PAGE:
Fly Display Boxes

You should never think inside a box, except when you talk about boxes.

Calzolari Alberto

Flies are the peak of the craft in fly fishing, something logically indispensable for the fishing action. Without flies you don’t have fly fishing at all. These tiny concoction of feathers and furs are the driving force behind centuries of literature and more words have been written on flies than any other aspect of our sport.


I am an avid collector of vintage and antique stuff and a firm lover of books and flies. I consider flies some of the most charming collectable items, the most intimate connection between us and fly fishermen and fly tiers of the past, tiny receptacles of DNA and a perfect learning tool, especially if you are deeply involved in fly tying, in its tradition and history.


There are so many styles of flies out there, from the tiny trout midges to the big monsters for predators. Among them, salmon flies have probably the most striking beauty, with their mix of precious feathers, silk bodies and sparkling golden pheasant crests. It is not surprising that this last few years are seeing an overbearing resurgence of the interest around these little jewels with fly tiers of every age and nationality trying their hands with the hundreds of dressings described in the rich literature. Salmon flies, both the classic dressings or the modern artistic interpretations, are somehow delicate and, considering the cost of materials involved in the making and the time spent in tying one fly, are worth to be protected and stored correctly.


Salmon flies, likewise streamers and wet flies, are developing mainly on a two-dimensional plane and they naturally lay flat. Hence the need to keep them flat also while storing them. I have been tying classic salmon flies for many years and the search of a proper box where to protect my creations was always a priority. You keep tying, completely absorbed by the passion and the willing to try more and more patterns but all of a sudden you realise you don’t know where to store them. With dry flies and nymphs, or trout flies in general, the problem does not arise as you simply throw them all together in a box and they stay pretty well protected. But with salmon flies it’s another story, they deserve a better treatment.


An ideal protective box should be transparent to easily see through and appreciate the fly, lightweight, robust, easy to open and to re-close multiple times without breaking apart, not too thin to squeeze the fly and neither too thick to leave too much gap inside. In the course of the years I have used baseball card plastic boxes, CD and DVD cases, cases originally designed for specimen like insects and stones. But I never found one that was really satisfying me completely, for one reason or another. Until the day I found these amazing boxes.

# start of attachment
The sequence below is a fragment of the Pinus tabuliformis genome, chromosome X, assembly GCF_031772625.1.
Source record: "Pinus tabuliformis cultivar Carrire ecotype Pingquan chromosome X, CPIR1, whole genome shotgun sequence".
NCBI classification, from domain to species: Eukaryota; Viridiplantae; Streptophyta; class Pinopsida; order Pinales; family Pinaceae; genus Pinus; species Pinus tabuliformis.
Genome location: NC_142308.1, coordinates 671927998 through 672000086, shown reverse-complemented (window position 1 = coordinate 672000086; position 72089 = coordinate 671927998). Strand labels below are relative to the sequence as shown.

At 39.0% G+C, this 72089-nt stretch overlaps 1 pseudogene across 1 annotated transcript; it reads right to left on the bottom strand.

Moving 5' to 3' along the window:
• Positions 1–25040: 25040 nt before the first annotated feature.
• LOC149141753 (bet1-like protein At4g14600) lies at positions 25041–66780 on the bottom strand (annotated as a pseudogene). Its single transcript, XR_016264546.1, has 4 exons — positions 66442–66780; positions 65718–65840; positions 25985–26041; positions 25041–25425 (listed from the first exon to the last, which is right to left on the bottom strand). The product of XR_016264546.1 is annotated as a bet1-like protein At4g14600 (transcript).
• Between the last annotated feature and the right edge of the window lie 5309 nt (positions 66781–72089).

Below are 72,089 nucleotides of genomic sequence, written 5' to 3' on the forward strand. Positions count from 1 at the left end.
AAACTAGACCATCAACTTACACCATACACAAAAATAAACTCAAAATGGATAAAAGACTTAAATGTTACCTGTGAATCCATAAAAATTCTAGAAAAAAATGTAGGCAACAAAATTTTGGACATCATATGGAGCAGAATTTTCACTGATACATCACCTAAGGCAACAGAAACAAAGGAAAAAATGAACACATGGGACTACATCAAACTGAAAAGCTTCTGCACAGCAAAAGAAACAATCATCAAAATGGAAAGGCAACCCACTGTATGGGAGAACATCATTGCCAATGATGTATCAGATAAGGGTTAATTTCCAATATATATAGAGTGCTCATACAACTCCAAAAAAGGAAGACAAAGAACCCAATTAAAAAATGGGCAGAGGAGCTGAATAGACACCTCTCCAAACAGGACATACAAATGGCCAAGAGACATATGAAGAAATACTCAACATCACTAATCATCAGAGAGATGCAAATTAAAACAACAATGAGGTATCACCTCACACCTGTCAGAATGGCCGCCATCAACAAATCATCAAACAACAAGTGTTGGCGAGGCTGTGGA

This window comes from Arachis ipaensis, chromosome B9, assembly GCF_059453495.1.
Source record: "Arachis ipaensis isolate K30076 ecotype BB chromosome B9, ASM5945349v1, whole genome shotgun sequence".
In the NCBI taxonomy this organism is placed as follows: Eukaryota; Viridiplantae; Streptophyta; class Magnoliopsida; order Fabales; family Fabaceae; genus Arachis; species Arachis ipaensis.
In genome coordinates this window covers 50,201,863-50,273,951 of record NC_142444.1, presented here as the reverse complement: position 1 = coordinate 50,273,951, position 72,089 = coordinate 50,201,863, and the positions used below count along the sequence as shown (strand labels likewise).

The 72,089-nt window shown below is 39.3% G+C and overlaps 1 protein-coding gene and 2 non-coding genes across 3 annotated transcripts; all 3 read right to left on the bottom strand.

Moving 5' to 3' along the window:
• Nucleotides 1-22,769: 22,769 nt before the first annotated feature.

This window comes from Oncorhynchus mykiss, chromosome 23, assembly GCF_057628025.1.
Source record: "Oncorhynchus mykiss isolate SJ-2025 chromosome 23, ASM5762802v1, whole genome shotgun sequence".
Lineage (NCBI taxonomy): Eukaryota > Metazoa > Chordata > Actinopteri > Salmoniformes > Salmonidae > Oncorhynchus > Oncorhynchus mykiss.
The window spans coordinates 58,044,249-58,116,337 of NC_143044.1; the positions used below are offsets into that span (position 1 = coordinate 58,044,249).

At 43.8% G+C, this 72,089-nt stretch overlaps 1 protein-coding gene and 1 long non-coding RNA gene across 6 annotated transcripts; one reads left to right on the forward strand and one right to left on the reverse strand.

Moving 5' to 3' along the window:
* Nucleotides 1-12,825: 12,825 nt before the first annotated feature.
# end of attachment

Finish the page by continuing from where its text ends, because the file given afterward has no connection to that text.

They possess all the features I was always seeking for. They come in different sizes, for big flies or for small patterns, they can be used to store multiple small flies at once and they have the correct thickness to gently protect and hold the fly steady, with a proper wool mat, folded paper or similar padding inside, without jamming their fibres or deforming the fly overall shape. An alternative is to fix the flies with small strips of tape inside the box, without any wool mat.




These fly expositor boxes are easy to store, even in low drawers, and they pile up nicely to create a well stored archive. The small ones perfectly fit a business card to create a small presentation box for your giveaway flies or for your collectable specimen. These boxes are easy to open and close and they withstand hundreds of opening without showing any sign of wear.


When you consider the cost of a properly made salmon flies, including hook, gut, silk, tinsels and feathers, not to forget the time involved, you will agree the price of these protective boxes is reasonable. But, if all these features above weren’t enough you would please consider an additional use for your materials, sometimes more precious than the fly itself. With or without a layer of the usual wool mat, these display fly boxes can be used to store and protect small feathers of every sort. Try them to keep selections of tiny feathers, sections of wings or even whole wings ready to dress a nice fly. They are perfectly suited to accommodate ready to use Golden Pheasant Crests: lay them on their sides, in bunches, from the same head or divided and selected according to size. These multipurpose boxes really offer a wide variety of uses and they can be a perfect ally for the serious fly tiers or collectors.